Their findings could someday lead to early detection and prevention of debilitating conditions such as carpal tunnel syndrome and tendonitis.
The new study from Temple University senior researchers Ann Barr and Mary Barbe and their doctoral student, Stephen Carp, in the March issue of Clinical Science, found that the immune system pumps out biomarkers (different kinds of chemicals) as the body begins to become injured by repetitive motions. These biomarkers warn of an underlying problem.
“While not a diagnostic test, because the biomarkers could also indicate another type of injury, they do provide a red flag where before there was none,” said Barr, associate professor of physical therapy at Temple’s College of Health Professions.
Currently, healthcare providers can diagnose repetitive motion injuries (RMI) based only on physical examination findings and the symptoms reported by the patient.
Typically, RMI sufferers don’t experience symptoms of pain until the damage has begun. So the researchers’ main goal has been finding a means to detect the problem before the damage starts. That way, conservative intervention — ibuprofen, rest breaks at work, exercise — can be evaluated as to their effectiveness in preventing the development of chronic work-related conditions and, consequently, the need for more serious measures such as surgery.
“If the injury to the tissues can be halted, then hopefully long-term damage and impairment can be avoided,” said Barbe, also an associate professor of physical therapy.
Employers and workers know the dramatic impact of RMIs, which cause pain, loss of function and close to a third of missed workdays in the United States, at a cost of $20 billion a year in workers’ compensation.
In previous studies, the researchers pinpointed these early warning signals in a rat model of RMI. The current study is the first to identify the warning signals in humans.
For the study, they recruited 22 participants who were suffering from repetitive-stress injuries, including carpal tunnel syndrome, tendonitis, and other wrist and shoulder injuries, and nine healthy subjects. After a physical examination that rated the severity of symptoms ranging from pain to range of motion, participants were given blood tests for evidence of biomarkers.
“The blood tests revealed significant levels of several types of inflammatory mediators — biomarkers — which signaled an underlying problem,” said Barr. “Also, the more severe the injury, the more biomarkers there were.”
Future research by the team will look deeper into the potential of biomarkers as indicators of injury and recovery.
Eryn Jelesiewicz | EurekAlert!
Study suggests possible new target for treating and preventing Alzheimer's
02.12.2016 | Oregon Health & Science University
The first analysis of Ewing's sarcoma methyloma opens doors to new treatments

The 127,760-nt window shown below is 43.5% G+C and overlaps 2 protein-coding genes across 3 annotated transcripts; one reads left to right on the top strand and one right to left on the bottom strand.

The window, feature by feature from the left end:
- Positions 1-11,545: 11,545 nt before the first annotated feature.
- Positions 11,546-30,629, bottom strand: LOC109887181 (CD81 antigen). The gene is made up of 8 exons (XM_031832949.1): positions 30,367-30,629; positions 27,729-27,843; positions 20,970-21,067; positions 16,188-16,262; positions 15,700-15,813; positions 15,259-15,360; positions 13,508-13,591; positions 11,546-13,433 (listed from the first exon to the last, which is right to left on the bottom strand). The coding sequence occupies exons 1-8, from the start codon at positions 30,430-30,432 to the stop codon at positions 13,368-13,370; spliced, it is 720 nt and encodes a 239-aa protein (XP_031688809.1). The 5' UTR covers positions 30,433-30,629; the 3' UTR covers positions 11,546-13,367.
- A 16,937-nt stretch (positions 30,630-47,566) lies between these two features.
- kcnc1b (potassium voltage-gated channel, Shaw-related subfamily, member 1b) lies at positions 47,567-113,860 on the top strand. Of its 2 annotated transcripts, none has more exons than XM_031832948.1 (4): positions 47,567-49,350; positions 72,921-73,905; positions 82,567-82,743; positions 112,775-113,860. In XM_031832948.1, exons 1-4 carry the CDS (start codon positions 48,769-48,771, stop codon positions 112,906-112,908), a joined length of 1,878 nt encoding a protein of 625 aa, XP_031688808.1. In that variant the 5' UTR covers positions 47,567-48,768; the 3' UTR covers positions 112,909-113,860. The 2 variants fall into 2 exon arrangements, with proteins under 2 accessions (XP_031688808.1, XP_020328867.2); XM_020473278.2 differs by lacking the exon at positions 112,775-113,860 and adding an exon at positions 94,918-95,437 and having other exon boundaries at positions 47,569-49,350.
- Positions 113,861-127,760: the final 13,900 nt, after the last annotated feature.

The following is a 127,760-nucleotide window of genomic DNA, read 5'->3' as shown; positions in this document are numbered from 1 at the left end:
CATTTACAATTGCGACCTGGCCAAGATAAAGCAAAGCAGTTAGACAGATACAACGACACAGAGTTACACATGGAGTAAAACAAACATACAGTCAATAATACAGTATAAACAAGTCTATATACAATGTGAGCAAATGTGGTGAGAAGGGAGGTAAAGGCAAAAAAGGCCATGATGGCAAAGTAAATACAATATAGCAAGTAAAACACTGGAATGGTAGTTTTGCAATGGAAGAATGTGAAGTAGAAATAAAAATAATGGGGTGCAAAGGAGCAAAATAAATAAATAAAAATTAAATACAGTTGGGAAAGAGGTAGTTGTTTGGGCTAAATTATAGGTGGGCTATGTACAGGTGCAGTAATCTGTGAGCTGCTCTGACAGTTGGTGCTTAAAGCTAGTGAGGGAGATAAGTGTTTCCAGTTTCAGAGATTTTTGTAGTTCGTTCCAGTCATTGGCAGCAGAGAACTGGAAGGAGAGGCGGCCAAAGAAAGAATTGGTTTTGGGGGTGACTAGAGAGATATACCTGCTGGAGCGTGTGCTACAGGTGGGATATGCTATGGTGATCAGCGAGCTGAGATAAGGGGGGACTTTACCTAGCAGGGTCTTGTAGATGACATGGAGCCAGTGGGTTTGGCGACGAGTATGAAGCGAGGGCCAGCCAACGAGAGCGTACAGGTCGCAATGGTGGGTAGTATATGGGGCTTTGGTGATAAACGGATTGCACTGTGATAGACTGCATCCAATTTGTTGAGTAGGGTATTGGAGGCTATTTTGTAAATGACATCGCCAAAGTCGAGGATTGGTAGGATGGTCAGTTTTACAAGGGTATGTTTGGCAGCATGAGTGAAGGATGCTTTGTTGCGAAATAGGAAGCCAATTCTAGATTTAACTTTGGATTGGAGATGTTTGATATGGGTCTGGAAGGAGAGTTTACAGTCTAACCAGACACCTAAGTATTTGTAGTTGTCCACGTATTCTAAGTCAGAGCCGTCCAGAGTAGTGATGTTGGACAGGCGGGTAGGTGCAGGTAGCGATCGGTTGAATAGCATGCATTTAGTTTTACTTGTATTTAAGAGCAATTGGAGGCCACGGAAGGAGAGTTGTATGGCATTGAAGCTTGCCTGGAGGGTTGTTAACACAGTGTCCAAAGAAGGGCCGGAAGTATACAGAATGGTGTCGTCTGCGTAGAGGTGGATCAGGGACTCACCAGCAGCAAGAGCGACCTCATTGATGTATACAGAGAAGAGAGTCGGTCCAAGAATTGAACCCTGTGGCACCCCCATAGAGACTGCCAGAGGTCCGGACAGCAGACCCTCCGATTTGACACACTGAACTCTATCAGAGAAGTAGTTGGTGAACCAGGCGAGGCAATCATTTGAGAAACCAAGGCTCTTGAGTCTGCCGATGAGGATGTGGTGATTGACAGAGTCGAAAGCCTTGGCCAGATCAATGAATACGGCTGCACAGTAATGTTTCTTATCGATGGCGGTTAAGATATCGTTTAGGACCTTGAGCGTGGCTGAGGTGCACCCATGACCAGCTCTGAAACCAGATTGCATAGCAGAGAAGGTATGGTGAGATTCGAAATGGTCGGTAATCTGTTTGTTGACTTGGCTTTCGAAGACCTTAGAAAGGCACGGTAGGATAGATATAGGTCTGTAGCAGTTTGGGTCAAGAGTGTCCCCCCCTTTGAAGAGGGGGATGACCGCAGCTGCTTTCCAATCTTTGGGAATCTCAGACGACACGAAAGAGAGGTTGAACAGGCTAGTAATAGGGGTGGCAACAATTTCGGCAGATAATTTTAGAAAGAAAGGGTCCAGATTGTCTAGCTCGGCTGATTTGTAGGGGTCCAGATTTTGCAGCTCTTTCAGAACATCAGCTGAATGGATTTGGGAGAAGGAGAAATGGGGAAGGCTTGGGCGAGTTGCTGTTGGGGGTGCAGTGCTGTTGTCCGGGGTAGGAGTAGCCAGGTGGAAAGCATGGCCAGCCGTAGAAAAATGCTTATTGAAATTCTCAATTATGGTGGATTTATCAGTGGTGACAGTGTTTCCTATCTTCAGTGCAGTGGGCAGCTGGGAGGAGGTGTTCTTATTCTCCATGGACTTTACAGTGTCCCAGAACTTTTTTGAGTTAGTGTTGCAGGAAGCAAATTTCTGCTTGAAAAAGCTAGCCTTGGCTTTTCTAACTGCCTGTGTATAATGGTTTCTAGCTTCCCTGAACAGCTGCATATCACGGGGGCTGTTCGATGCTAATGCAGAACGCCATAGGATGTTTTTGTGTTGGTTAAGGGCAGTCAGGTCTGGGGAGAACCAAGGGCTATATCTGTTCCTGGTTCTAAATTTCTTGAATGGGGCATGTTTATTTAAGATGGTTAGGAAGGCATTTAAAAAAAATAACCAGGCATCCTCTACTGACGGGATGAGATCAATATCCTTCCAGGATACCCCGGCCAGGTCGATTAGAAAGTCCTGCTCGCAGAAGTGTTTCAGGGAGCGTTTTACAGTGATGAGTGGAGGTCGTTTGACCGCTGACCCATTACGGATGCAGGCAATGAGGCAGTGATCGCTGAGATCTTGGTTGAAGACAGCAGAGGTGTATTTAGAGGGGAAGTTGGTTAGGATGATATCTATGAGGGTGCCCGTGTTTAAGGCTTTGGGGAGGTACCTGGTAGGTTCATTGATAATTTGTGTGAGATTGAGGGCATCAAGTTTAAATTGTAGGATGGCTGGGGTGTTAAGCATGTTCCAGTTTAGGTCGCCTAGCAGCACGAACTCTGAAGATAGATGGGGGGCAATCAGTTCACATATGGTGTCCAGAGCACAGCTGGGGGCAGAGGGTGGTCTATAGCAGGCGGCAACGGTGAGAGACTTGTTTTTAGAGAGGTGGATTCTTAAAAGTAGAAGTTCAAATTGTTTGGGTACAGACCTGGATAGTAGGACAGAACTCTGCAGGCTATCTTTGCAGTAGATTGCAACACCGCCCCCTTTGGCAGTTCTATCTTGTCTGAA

01.12.2016 | IDIBELL-Bellvitge Biomedical Research Institute
A multi-institutional research collaboration has created a novel approach for fabricating three-dimensional micro-optics through the shape-defined formation of porous silicon (PSi), with broad impacts in integrated optoelectronics, imaging, and photovoltaics.
Working with colleagues at Stanford and The Dow Chemical Company, researchers at the University of Illinois at Urbana-Champaign fabricated 3-D birefringent...
In experiments with magnetic atoms conducted at extremely low temperatures, scientists have demonstrated a unique phase of matter: The atoms form a new type of quantum liquid or quantum droplet state. These so called quantum droplets may preserve their form in absence of external confinement because of quantum effects. The joint team of experimental physicists from Innsbruck and theoretical physicists from Hannover report on their findings in the journal Physical Review X.
“Our Quantum droplets are in the gas phase but they still drop like a rock,” explains experimental physicist Francesca Ferlaino when talking about the...
The Max Planck Institute for Physics (MPP) is opening up a new research field. A workshop from November 21 - 22, 2016 will mark the start of activities for an innovative axion experiment. Axions are still only purely hypothetical particles. Their detection could solve two fundamental problems in particle physics: What dark matter consists of and why it has not yet been possible to directly observe a CP violation for the strong interaction.
The “MADMAX” project is the MPP’s commitment to axion research. Axions are so far only a theoretical prediction and are difficult to detect: on the one hand,...
Broadband rotational spectroscopy unravels structural reshaping of isolated molecules in the gas phase to accommodate water
In two recent publications in the Journal of Chemical Physics and in the Journal of Physical Chemistry Letters, researchers around Melanie Schnell from the Max...
The efficiency of power electronic systems is not solely dependent on electrical efficiency but also on weight, for example, in mobile systems. When the weight of relevant components and devices in airplanes, for instance, is reduced, fuel savings can be achieved and correspondingly greenhouse gas emissions decreased. New materials and components based on gallium nitride (GaN) can help to reduce weight and increase the efficiency. With these new materials, power electronic switches can be operated at higher switching frequency, resulting in higher power density and lower material costs.
Researchers at the Fraunhofer Institute for Solar Energy Systems ISE together with partners have investigated how these materials can be used to make power...
16.11.2016 | Event News
01.11.2016 | Event News
14.10.2016 | Event News
02.12.2016 | Medical Engineering
02.12.2016 | Agricultural and Forestry Science
02.12.2016 | Physics and Astronomy